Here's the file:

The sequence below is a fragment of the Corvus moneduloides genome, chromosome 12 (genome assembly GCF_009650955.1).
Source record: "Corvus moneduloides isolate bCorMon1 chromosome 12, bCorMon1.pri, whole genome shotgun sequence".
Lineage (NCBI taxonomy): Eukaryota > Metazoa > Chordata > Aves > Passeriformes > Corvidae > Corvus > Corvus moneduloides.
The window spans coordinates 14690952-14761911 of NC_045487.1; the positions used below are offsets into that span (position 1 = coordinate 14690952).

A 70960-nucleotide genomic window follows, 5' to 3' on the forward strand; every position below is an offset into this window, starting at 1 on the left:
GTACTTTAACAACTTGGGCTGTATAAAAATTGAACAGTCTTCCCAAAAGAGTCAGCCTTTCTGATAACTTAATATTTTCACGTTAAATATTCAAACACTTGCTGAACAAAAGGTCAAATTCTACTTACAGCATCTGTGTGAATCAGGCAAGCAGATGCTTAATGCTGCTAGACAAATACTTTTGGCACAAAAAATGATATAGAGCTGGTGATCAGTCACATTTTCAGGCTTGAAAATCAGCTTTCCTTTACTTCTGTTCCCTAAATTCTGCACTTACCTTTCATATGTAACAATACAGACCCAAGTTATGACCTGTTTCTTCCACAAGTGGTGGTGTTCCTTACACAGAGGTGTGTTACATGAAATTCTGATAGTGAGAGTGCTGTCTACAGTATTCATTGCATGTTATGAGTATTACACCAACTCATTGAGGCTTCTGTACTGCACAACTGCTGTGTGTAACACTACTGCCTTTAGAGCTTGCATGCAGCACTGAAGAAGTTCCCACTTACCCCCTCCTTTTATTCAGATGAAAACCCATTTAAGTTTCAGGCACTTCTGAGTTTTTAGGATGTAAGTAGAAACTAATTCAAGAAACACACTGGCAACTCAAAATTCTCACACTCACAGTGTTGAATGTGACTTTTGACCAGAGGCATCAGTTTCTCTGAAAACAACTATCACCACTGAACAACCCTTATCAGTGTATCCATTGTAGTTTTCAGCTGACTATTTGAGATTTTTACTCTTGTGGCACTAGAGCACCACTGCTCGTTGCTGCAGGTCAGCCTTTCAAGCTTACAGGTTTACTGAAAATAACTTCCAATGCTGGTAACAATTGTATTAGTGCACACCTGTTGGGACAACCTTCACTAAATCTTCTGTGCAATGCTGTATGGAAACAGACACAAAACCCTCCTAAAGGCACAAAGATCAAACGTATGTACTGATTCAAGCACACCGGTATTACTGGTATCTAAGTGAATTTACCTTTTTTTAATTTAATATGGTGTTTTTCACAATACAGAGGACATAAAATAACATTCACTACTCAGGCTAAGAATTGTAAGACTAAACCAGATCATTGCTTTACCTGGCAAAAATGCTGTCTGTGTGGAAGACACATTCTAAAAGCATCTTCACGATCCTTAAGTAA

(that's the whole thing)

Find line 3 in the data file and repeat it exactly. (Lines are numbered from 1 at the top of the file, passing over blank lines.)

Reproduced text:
Lineage (NCBI taxonomy): Eukaryota > Metazoa > Chordata > Aves > Passeriformes > Corvidae > Corvus > Corvus moneduloides.